I will talk more about Acupressure, the Meridians and energy medicine, over the weeks and months to come. It’s a vast subject and one that I am passionate about. But to give you a basic level of understanding to help get started with your practice I am going to some up the very, very basics of Acupressure in a short paragraph, as well as share with you some useful links and tips to get you started.
Acupressure & the Meridians
When I get asked about what Acupressure is, I always start by saying that it is like Acupuncture but without the needles. Acupressure is an alternative therapy that uses pressure applied, often from a finger, on specific points on the meridian lines around the body to promote wellness, relaxation and homeostasis in the body. Traditional Chinese Medicine talks about the meridians as being invisible channels in the body that carry energy, (called Chi or Qi) around all organs and parts of our body. It is said that when one or more of these meridians are blocked or out of balance, we get sick. Using Self Acupressure we can apply gentle pressure ourselves to specific points along each of these meridians to help restore balance, wellness, relaxation and wellbeing in our body and mind.
I have used Acupressure over the years to balance and calm my emotions, release stress and treat common physical ailments such as neck and shoulder tension, backache and headache. And, like I said above I have found it to be an absolute life saver for me on my journey of healing from sexual abuse.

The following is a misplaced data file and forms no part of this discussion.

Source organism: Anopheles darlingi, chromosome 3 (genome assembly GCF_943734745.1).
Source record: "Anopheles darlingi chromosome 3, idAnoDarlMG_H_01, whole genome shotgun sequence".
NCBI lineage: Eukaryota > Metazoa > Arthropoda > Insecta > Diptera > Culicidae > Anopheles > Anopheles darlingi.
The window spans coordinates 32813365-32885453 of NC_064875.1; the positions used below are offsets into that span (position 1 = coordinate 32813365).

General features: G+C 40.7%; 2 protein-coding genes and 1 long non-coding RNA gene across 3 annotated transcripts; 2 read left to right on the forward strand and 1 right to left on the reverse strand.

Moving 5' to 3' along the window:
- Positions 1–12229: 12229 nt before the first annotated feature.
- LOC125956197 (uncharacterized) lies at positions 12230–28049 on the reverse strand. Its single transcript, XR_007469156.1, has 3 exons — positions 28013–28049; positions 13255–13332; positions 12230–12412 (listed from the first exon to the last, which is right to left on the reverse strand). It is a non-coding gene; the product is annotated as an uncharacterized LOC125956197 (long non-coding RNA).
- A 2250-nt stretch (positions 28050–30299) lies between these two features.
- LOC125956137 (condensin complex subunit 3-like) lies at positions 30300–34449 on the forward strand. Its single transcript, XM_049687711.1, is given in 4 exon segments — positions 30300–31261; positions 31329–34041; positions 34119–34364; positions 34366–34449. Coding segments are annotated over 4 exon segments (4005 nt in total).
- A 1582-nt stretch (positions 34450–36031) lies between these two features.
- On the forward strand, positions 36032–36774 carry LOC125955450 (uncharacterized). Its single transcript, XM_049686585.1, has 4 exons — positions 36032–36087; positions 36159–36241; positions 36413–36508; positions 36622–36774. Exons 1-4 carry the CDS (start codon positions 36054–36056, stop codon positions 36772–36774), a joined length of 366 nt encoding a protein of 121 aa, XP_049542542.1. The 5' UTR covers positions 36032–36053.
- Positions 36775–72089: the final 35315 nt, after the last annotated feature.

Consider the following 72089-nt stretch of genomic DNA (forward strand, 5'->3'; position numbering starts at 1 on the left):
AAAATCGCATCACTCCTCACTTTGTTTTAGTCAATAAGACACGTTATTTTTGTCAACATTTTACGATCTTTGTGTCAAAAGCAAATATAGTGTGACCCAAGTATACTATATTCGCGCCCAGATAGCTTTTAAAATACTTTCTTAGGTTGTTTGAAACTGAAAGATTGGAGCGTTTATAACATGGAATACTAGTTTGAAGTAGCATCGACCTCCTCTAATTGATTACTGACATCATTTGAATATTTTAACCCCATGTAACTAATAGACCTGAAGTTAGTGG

Guidelines for Practice
To help you understand more about the practice of Acupressure and how to practise safely I have shared below two links to articles written by Micheal Reed Gach, one of the key teachers of our time on Acupressure.
Guidelines and precautions for beginners
How to apply pressure to Acupressure Points
In addition before you begin practising Check your 3P’s
- Points – Are you comfortable with the location of the points you are working on. You’ll often, although not always, know you are in the right spot for the point if the area is tender. Often, when there is imbalance in the body the area on the point may be tender.
- Posture – Check your posture and that you are not straining in any way, in particular your back and shoulders. Check that you can reach and hold the position of the points without staining for the duration of the exercise. Whichever position you are choosing to practise in make sure before you hold your positions for practise that you are comfortable reaching the points before you come to practise. You will be holding the points for around 3 minutes on each side of the body so make sure that you are comfortable first.
- Pressure – Check you are comfortable with the level of pressure that you are going to apply. Donna Eden speaks about the level equating to that which you would apply in order to hold a penny onto a wall.
I hope that this helps to get you started.